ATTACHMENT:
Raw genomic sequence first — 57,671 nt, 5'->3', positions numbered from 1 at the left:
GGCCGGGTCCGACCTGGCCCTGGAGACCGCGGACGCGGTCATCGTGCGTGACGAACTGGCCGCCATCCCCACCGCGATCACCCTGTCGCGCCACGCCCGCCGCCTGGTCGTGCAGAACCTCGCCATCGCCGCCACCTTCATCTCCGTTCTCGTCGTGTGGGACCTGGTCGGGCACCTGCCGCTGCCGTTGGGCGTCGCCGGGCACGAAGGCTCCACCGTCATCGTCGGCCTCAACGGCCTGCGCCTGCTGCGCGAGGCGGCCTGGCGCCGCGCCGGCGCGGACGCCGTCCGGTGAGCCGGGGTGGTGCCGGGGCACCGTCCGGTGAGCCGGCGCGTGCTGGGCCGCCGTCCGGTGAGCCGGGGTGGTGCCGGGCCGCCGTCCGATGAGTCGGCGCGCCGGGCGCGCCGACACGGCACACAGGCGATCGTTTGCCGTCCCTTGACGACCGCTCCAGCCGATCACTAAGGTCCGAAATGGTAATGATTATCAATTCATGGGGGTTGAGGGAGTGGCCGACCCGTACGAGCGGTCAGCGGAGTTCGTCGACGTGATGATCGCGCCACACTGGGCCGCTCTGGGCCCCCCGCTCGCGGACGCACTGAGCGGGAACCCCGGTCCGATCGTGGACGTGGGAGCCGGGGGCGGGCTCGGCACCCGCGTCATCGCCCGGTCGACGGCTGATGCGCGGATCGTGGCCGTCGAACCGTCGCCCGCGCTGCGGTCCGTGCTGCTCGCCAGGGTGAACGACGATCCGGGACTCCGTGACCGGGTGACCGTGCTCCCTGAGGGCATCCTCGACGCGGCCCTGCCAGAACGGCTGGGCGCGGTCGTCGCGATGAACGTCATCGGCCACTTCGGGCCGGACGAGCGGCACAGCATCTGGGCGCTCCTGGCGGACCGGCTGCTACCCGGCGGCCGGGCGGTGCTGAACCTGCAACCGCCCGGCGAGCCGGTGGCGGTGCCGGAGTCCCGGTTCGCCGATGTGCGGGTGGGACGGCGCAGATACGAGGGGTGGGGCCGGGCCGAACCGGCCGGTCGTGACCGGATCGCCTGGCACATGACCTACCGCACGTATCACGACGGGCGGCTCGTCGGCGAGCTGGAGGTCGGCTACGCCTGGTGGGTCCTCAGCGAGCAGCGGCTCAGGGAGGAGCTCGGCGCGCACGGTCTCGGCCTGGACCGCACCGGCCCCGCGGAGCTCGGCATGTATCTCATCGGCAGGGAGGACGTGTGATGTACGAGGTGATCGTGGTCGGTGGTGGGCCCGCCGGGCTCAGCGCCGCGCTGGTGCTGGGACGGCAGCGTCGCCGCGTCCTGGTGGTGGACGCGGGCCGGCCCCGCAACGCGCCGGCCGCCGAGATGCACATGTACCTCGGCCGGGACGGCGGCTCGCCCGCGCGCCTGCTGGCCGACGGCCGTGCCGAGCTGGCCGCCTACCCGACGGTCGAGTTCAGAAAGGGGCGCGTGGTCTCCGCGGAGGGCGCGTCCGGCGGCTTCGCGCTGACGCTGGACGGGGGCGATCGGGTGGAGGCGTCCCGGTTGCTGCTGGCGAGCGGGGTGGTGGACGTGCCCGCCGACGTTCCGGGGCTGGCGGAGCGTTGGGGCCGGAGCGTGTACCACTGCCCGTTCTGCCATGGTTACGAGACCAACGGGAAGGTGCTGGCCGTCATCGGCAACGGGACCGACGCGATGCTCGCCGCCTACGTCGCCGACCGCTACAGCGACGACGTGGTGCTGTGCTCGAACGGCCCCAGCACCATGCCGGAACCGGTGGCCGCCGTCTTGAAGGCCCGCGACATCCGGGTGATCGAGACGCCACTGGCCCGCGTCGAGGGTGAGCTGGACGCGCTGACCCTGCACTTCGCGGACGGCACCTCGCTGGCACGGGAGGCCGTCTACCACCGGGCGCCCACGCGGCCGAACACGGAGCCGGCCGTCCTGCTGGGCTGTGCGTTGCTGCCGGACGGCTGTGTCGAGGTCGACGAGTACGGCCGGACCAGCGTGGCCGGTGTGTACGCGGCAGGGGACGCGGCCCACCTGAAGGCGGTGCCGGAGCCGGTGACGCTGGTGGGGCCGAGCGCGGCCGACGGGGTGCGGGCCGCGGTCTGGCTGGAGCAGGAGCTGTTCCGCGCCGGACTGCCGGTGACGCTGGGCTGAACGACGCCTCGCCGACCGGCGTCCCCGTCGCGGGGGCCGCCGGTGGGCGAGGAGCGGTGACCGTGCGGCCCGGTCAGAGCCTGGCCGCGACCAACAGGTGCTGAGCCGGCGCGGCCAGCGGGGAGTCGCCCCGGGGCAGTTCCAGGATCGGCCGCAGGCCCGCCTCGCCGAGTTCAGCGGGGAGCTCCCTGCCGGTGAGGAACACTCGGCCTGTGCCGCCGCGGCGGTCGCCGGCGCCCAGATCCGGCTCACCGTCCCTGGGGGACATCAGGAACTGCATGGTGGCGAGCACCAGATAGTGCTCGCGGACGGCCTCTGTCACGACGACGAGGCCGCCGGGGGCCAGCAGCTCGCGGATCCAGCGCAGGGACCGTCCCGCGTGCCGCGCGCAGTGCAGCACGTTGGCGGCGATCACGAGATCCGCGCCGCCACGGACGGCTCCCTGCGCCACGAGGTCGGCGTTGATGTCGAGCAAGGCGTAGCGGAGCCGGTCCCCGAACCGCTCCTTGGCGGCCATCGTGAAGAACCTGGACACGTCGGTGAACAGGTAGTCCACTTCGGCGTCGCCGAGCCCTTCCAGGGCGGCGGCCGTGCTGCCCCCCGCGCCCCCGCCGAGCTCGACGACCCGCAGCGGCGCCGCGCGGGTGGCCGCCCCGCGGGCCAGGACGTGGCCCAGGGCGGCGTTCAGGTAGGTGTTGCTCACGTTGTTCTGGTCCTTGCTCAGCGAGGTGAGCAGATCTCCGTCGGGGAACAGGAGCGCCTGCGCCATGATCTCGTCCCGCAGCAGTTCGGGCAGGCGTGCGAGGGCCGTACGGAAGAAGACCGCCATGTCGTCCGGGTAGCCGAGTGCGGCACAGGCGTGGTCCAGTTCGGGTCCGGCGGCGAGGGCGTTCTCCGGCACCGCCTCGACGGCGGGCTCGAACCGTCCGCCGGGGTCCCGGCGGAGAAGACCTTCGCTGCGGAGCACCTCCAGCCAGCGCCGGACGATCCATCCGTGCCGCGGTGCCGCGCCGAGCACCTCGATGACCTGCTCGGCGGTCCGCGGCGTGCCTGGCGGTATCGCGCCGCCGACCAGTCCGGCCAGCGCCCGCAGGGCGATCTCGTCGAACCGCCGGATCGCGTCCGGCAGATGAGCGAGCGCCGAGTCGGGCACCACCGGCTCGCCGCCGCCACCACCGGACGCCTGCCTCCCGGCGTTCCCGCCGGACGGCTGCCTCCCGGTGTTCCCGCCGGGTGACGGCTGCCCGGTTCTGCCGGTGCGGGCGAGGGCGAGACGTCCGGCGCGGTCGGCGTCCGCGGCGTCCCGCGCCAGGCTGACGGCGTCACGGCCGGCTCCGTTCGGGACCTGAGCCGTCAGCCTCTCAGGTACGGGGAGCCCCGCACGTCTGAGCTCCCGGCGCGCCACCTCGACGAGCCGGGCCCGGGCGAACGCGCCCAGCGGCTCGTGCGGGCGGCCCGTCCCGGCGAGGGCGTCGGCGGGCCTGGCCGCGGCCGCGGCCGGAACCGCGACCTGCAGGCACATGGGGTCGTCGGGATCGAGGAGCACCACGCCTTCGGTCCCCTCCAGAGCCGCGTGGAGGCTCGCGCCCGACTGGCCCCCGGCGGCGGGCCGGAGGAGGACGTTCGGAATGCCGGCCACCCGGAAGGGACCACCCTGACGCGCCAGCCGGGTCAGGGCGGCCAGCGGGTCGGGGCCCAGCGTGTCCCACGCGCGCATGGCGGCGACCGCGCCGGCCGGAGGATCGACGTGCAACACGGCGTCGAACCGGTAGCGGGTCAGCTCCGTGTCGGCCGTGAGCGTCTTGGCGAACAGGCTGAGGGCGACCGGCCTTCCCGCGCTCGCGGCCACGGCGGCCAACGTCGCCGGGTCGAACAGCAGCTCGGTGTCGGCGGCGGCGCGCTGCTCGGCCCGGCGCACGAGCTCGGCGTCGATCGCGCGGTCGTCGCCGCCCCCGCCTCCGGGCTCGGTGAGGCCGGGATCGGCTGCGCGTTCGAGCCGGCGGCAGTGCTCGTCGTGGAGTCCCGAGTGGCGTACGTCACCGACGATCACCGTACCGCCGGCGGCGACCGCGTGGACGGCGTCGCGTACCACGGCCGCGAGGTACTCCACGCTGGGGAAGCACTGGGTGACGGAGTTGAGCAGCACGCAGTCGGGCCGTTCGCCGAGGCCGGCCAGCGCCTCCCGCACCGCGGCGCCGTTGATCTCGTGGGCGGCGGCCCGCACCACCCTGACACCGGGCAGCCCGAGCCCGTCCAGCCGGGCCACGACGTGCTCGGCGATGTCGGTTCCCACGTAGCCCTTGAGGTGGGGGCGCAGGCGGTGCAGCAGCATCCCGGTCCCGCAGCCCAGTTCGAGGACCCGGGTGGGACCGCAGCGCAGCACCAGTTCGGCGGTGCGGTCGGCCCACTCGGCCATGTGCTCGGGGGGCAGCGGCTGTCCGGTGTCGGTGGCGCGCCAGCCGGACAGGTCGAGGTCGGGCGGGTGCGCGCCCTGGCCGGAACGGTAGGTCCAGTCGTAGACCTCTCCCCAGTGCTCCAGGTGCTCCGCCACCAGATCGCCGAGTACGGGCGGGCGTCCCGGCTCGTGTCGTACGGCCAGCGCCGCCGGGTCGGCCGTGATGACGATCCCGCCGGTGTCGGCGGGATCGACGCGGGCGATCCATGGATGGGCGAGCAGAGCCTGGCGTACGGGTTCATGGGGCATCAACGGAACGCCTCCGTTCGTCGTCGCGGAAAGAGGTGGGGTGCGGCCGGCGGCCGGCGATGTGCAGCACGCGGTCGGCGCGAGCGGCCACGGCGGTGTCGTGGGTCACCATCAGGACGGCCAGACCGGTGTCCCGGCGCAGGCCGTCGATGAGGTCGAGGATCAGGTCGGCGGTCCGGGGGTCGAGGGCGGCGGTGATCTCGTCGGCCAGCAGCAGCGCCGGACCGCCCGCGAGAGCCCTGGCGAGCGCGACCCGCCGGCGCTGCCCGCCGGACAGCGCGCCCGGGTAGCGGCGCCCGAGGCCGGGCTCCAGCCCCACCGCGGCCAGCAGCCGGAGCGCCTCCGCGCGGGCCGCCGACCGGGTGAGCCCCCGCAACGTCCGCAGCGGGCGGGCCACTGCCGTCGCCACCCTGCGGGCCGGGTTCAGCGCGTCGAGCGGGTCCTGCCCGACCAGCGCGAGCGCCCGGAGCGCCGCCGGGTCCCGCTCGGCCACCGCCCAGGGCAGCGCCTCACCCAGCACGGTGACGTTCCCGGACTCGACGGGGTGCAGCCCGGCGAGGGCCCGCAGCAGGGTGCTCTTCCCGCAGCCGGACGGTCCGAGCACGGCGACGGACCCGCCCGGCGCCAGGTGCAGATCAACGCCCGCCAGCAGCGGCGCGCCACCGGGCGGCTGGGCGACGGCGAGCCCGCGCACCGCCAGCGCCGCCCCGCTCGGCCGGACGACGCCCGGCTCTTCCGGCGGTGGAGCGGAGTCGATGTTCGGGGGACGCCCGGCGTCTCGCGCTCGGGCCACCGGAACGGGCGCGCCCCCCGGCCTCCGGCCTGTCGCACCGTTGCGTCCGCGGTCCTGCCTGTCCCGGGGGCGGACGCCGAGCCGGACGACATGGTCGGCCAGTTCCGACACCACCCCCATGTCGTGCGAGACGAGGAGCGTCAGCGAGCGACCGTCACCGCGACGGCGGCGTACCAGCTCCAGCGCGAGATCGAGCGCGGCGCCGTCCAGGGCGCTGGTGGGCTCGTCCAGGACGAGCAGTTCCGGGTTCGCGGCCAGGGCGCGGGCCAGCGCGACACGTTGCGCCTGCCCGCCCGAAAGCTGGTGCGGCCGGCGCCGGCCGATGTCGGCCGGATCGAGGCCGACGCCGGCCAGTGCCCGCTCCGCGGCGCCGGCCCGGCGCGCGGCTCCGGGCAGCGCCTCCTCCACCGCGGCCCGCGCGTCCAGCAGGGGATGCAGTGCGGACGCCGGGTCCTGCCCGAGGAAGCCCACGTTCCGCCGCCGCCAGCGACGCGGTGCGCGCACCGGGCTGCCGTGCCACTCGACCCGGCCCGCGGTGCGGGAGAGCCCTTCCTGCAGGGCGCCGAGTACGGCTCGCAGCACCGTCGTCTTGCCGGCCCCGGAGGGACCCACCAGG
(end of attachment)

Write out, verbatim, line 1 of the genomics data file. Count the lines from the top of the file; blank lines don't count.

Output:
Raw genomic sequence first — 57,671 nt, 5'->3', positions numbered from 1 at the left: